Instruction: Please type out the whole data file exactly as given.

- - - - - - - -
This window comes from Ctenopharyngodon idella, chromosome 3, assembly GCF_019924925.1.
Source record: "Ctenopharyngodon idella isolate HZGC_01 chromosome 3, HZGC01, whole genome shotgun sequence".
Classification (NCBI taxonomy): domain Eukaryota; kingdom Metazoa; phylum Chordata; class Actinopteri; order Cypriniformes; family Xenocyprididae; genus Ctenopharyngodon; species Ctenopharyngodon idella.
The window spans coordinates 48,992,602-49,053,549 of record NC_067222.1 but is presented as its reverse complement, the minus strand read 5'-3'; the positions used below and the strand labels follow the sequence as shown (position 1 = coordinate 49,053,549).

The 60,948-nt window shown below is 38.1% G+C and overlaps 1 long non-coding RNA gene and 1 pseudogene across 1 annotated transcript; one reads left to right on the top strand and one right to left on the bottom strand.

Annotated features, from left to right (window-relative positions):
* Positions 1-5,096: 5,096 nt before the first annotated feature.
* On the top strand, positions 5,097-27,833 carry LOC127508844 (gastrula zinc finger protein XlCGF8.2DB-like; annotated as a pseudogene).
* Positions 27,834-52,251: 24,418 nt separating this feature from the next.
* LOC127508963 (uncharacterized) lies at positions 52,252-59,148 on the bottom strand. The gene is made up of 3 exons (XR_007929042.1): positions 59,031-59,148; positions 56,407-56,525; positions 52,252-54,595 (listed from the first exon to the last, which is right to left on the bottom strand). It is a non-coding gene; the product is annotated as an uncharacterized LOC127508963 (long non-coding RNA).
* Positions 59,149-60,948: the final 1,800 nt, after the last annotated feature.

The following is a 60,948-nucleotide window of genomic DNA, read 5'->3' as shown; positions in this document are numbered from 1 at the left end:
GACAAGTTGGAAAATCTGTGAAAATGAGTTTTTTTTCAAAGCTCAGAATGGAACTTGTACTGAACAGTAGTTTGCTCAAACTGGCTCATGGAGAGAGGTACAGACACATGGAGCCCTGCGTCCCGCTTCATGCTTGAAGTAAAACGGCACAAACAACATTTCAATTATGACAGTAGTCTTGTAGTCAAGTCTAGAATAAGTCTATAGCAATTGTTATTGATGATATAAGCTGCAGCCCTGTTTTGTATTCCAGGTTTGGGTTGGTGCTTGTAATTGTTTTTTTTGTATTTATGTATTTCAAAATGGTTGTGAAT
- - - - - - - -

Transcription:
This window comes from Ctenopharyngodon idella, chromosome 3, assembly GCF_019924925.1.
Source record: "Ctenopharyngodon idella isolate HZGC_01 chromosome 3, HZGC01, whole genome shotgun sequence".
Classification (NCBI taxonomy): domain Eukaryota; kingdom Metazoa; phylum Chordata; class Actinopteri; order Cypriniformes; family Xenocyprididae; genus Ctenopharyngodon; species Ctenopharyngodon idella.
The window spans coordinates 48,992,602-49,053,549 of record NC_067222.1 but is presented as its reverse complement, the minus strand read 5'-3'; the positions used below and the strand labels follow the sequence as shown (position 1 = coordinate 49,053,549).

The 60,948-nt window shown below is 38.1% G+C and overlaps 1 long non-coding RNA gene and 1 pseudogene across 1 annotated transcript; one reads left to right on the top strand and one right to left on the bottom strand.

Annotated features, from left to right (window-relative positions):
* Positions 1-5,096: 5,096 nt before the first annotated feature.
* On the top strand, positions 5,097-27,833 carry LOC127508844 (gastrula zinc finger protein XlCGF8.2DB-like; annotated as a pseudogene).
* Positions 27,834-52,251: 24,418 nt separating this feature from the next.
* LOC127508963 (uncharacterized) lies at positions 52,252-59,148 on the bottom strand. The gene is made up of 3 exons (XR_007929042.1): positions 59,031-59,148; positions 56,407-56,525; positions 52,252-54,595 (listed from the first exon to the last, which is right to left on the bottom strand). It is a non-coding gene; the product is annotated as an uncharacterized LOC127508963 (long non-coding RNA).
* Positions 59,149-60,948: the final 1,800 nt, after the last annotated feature.

The following is a 60,948-nucleotide window of genomic DNA, read 5'->3' as shown; positions in this document are numbered from 1 at the left end:
GACAAGTTGGAAAATCTGTGAAAATGAGTTTTTTTTCAAAGCTCAGAATGGAACTTGTACTGAACAGTAGTTTGCTCAAACTGGCTCATGGAGAGAGGTACAGACACATGGAGCCCTGCGTCCCGCTTCATGCTTGAAGTAAAACGGCACAAACAACATTTCAATTATGACAGTAGTCTTGTAGTCAAGTCTAGAATAAGTCTATAGCAATTGTTATTGATGATATAAGCTGCAGCCCTGTTTTGTATTCCAGGTTTGGGTTGGTGCTTGTAATTGTTTTTTTTGTATTTATGTATTTCAAAATGGTTGTGAAT